Man shares love for water on local, national levels

Hoover's Brian Dahle was featured on the TV show "Pond Stars."

Hoover’s Brian Dahle was featured on the TV show “Pond Stars.”

Reality television is vast. Turn on the flat screen and pick from any number of reality shows centered around cooking, daily life, home repair, landscaping or business development. Viewers can do everything from riding along with “Ice Road Truckers” to following a large family’s everyday life with “19 Kids and Counting.”

In the mix with home and outdoor themed shows comes “Pond Stars,” a new program from Nat Geo Wild focusing on the waterscaping industry. The show debuted September 2014 and chronicles pond and water garden builders as they turn outdoor spaces into beautiful but natural-looking water features.

Hoover native Brian Dahle, owner of The Fishman, LLC, found himself on the show with friend and fellow water garden expert Greg Whittstock, CEO of Aquascape Inc. Each episode follows Aquascape, which helped Dahle get involved. Dahle, who is a Certified Aquascape Contractor (CAC), was called in to work on the episode “Turtle Power” located in Buford, Georgia. Dahle can be seen in several shots throughout the episode.

Select CACs within each region of the United States got the invitation to come and participate in the show. “Greg wanted builders with a deep passion and seriousness for what they do in the show,” Dahle says. Like most shows, there was no guarantee to the participants working on the show that they would be on air in the final cut. “It was more important to everyone to be part of something big and unique within the industry,” he says.

Dahle says his best memory from the show is a moss-gathering hunt. A few seconds made the final cut of the Buford episode. “We went out to some adjacent woods and searched for really unique moss varieties and a stump or driftwood pieces. We incorporated them into the finishing details of the feature to tie it directly back into the existing landscape and make it look as if it has been there forever,” Dahle says. “I found a really neat rotted-out cedar stump that had to be pried out of the ground. I ended up breaking the shovel handle in half in the process of removing it. Upon returning to the jobsite with the stump, I exclaimed to the rest of the guys, ‘Check it out: I broke the shovel handle in half in order to get this really neat Cedar stump for the water feature.’ Well ultimately, that made the episode, and it was edited down to ‘Check it out!’ My friends and family had a great time playing it over and over – so much so that we started hashtagging it #Checkitout!”

Back home in Hoover, Dahle continues designing and building. One current project near completion is a memorial water feature located in Russet Woods at the home of Connie and Tim Rockett. The feature is in memory of the Rockett’s son, Michael, who passed away in 2005 of cancer at the age of 22.

One of Michael’s favorite things to do was riding motorcycles in the Georgia mountains with his stepfather. “All of the pictures were always by a river,” Connie says. “I wanted to create an area that brought peace along with positive memories. My yard had a natural slope, and I had a vision for a natural creek running over rocks dropping into a pond.”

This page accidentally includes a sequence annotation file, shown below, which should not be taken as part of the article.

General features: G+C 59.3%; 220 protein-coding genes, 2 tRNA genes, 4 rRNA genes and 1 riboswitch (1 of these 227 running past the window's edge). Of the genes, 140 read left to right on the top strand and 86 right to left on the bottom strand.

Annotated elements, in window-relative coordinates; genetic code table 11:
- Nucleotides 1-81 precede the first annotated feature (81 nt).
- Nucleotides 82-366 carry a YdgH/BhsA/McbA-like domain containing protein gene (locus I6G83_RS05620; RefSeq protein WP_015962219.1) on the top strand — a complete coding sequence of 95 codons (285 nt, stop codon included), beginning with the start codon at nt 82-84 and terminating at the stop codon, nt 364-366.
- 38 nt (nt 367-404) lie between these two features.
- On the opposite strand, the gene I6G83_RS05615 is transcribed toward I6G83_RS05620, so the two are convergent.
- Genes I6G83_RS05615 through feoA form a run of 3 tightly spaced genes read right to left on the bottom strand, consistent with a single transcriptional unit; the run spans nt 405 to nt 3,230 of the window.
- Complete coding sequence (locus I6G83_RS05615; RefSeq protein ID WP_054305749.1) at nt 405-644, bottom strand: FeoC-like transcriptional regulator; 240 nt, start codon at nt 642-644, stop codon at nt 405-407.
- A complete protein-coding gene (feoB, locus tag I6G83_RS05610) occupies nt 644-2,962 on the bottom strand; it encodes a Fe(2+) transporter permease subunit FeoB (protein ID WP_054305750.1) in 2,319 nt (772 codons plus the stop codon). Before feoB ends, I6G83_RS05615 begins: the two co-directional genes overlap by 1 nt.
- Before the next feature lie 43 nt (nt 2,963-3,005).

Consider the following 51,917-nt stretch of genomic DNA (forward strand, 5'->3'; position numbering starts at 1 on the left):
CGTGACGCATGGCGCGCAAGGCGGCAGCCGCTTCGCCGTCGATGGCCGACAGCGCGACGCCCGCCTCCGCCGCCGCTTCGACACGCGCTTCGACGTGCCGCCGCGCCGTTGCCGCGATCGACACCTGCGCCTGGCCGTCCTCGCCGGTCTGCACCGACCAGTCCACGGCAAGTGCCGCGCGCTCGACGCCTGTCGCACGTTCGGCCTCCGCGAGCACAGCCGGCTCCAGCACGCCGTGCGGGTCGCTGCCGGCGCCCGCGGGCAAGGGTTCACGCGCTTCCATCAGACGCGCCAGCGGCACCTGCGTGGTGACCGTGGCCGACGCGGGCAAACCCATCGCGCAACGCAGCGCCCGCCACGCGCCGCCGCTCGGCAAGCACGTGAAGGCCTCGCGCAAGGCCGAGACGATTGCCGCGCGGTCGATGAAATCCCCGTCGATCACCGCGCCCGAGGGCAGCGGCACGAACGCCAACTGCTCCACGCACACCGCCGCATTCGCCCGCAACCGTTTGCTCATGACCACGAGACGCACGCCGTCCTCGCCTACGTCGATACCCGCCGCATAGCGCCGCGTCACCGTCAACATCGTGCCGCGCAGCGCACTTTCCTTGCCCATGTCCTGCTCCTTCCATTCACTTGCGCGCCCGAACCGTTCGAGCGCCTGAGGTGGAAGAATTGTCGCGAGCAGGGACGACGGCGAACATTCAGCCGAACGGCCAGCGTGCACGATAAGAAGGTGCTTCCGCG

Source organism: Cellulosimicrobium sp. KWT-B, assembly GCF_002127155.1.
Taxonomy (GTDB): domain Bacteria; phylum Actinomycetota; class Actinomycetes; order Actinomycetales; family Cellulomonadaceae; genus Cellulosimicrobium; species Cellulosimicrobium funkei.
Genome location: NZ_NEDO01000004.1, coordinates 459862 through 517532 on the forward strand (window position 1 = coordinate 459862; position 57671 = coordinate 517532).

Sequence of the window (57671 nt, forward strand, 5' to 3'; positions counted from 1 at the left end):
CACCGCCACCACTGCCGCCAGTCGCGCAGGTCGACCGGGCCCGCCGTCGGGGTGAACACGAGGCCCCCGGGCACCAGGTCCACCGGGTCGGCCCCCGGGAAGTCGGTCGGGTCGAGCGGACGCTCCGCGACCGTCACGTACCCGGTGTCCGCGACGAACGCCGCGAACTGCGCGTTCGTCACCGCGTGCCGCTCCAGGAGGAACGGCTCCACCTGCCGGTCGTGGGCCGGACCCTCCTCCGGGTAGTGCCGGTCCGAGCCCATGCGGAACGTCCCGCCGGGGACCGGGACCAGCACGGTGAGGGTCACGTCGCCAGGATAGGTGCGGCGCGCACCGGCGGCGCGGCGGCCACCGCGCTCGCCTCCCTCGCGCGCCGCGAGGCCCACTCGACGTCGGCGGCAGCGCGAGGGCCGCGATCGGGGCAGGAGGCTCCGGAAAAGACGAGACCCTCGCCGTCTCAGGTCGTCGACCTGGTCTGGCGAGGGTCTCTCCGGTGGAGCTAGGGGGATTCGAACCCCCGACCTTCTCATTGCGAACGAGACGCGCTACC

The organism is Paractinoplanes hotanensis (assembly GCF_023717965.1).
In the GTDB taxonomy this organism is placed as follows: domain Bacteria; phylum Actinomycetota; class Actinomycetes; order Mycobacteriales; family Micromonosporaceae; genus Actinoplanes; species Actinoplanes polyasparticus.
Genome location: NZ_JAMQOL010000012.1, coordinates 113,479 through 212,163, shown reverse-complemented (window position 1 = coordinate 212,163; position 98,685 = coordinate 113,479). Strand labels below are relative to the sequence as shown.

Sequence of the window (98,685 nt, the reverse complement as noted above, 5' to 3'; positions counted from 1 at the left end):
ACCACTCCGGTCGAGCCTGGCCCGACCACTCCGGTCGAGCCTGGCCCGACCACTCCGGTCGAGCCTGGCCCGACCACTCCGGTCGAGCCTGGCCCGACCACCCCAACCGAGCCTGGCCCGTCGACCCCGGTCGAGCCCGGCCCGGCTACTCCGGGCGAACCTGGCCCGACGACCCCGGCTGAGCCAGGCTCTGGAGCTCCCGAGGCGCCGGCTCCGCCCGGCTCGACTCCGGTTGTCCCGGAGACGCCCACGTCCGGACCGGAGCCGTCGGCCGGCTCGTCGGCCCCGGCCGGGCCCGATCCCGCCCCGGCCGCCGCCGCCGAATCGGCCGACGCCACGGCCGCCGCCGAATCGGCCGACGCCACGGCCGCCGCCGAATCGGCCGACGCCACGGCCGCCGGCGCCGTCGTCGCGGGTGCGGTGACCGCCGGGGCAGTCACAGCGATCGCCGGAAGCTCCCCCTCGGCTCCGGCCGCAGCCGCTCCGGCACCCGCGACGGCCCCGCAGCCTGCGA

The Rocketts had the creek and pond dug by their son’s best friend from high school. Things were going well but slow. They realized they needed help.

Connie chose the services of The Fishman to finish their memorial. “Brian listened to my ideas and then made recommendations. As I listened to how he grew up playing in the local woods, creeks and nature as a kid, I saw he had a passion for what he did. He supported my ideas and my vision, truly understanding the need of keeping memories alive.”

Dahle designed a feature using the existing work for a 45-foot hillside stream with several waterfall series, emptying into an 11-by-16-by-2-foot basin. Within that design were several unique elements such as a decorative wrought iron stream bridge crossing, select driftwood integrated into the waterfall series, a fish cave for the fish to hide and underwater lighting for nighttime viewing.

Also, one of the downspout gutters recaptures some of the rainwater for use in the feature. Another aspect about the feature is that it can be viewed from several different angles and positions within the backyard, especially from the screened-in back porch and tiered deck.

Finally, the best element of it all is a street sign that Connie had made in her son’s memory with the street names of Michaels Way and Memory Laneoverlooking the entire feature.

“Brian is a true professional and a master of creativity,” Connie says. “I watched as he and Chris, one of The Fishman employees, placed every rock making sure it was perfect. He really took a blank canvas and made a masterpiece.”

Connie looks forward to adding new things to her feature as spring blooms across the state. “Since we were not able to take the creek to the top of the hill where I thought it would start, Brian has an idea of adding a pondless fountain. A privacy fence will be at the corner, which will act as a backdrop for the fountain, falls, pond and a flower arbor. At first, I was not interested in fish, but when I stood on my deck and looked down into the pond, I knew I had to have fish.”

For more information on Dahle and The Fishman, visit

[This article originally appeared in the March issue of Hoover’s Magazine. Pick up your free copy at one of these locations.]

 Written By Heather Jones Skaggs

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